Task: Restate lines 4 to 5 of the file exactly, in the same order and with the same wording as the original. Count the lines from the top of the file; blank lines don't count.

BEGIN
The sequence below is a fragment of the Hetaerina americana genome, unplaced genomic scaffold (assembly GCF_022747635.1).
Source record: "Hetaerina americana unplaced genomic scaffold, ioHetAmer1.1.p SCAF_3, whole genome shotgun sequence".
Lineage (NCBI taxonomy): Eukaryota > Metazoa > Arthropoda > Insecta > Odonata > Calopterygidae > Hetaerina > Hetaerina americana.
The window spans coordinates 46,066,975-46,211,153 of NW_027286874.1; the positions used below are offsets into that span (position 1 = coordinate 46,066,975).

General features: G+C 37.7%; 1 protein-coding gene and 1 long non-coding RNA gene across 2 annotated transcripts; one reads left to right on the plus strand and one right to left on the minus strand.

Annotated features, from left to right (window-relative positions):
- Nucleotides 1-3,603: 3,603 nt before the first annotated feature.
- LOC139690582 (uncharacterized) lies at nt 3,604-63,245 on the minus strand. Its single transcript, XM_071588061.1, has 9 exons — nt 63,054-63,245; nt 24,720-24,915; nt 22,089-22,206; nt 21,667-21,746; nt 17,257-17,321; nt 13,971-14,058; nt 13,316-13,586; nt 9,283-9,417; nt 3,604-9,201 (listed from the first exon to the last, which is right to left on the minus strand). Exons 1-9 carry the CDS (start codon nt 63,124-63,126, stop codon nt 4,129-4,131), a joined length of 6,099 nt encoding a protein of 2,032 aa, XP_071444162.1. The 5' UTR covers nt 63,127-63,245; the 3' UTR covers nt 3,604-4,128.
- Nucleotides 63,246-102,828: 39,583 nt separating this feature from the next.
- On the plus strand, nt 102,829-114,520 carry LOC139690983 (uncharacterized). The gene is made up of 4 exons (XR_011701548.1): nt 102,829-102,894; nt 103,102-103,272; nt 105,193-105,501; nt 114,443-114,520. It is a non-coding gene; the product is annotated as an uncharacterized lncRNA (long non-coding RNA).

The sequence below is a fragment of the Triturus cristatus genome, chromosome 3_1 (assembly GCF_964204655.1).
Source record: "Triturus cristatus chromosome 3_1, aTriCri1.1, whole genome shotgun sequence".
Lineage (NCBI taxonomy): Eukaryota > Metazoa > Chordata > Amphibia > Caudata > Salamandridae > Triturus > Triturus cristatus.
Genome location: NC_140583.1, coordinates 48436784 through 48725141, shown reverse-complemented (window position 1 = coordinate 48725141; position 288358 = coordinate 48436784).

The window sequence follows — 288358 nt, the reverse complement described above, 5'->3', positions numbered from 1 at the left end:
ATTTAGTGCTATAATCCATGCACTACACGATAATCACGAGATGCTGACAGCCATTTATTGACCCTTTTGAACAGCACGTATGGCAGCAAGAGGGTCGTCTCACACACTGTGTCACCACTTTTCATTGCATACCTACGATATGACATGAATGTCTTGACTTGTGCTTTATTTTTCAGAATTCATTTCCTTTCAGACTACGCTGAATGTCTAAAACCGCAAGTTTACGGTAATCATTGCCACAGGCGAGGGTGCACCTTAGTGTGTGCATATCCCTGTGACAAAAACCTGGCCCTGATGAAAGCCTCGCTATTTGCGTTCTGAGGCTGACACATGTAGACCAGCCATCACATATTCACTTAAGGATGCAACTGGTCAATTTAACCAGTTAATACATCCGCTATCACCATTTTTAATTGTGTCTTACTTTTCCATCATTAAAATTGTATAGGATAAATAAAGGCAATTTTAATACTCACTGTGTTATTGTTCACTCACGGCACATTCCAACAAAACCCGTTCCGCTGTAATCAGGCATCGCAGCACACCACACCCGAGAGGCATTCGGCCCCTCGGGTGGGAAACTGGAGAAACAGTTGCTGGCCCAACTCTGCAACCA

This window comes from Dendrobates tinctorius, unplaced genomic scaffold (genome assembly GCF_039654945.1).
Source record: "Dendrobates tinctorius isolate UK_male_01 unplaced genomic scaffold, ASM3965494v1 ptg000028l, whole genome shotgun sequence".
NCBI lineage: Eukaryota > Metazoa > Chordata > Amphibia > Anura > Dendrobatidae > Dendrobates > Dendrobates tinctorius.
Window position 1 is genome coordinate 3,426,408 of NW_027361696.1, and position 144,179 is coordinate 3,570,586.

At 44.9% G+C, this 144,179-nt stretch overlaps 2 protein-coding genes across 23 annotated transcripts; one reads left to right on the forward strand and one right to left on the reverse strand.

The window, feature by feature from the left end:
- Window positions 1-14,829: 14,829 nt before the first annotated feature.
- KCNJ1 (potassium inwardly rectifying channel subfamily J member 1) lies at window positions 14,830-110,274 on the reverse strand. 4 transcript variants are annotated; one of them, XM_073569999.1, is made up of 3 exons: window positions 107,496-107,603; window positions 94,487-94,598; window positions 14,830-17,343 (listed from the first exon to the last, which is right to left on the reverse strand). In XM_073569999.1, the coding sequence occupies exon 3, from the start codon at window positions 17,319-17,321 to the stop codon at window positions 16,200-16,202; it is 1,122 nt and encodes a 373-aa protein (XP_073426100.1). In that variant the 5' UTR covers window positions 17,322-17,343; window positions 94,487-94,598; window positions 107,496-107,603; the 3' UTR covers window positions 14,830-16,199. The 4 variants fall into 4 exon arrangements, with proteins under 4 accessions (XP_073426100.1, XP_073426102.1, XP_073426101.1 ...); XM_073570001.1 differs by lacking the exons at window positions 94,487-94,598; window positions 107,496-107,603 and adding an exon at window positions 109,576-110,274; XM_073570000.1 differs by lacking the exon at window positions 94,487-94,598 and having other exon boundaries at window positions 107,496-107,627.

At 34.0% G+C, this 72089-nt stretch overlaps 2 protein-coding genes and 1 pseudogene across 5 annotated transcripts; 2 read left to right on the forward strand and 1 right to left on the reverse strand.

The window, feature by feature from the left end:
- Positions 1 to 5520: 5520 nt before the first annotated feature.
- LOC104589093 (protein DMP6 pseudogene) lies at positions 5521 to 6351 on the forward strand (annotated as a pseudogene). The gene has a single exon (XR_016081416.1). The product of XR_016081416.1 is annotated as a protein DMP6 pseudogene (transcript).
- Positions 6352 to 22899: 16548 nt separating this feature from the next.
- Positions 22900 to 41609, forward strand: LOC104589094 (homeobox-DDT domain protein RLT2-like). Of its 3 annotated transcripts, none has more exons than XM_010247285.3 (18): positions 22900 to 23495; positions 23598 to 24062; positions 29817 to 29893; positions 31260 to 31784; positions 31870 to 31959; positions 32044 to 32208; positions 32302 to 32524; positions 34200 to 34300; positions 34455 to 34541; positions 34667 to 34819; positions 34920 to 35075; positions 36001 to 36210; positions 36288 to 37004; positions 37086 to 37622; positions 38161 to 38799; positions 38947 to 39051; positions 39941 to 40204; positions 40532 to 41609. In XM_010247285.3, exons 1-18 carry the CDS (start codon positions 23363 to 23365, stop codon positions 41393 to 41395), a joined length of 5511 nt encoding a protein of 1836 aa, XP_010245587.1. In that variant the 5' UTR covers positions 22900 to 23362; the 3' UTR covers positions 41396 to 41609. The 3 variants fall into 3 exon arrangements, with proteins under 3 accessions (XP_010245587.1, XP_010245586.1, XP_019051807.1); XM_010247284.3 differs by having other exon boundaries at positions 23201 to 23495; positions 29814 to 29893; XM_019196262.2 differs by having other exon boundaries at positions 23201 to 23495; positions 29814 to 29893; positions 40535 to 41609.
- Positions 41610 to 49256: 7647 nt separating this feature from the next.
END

The window spans coordinates 46,066,975-46,211,153 of NW_027286874.1; the positions used below are offsets into that span (position 1 = coordinate 46,066,975).

General features: G+C 37.7%; 1 protein-coding gene and 1 long non-coding RNA gene across 2 annotated transcripts; one reads left to right on the plus strand and one right to left on the minus strand.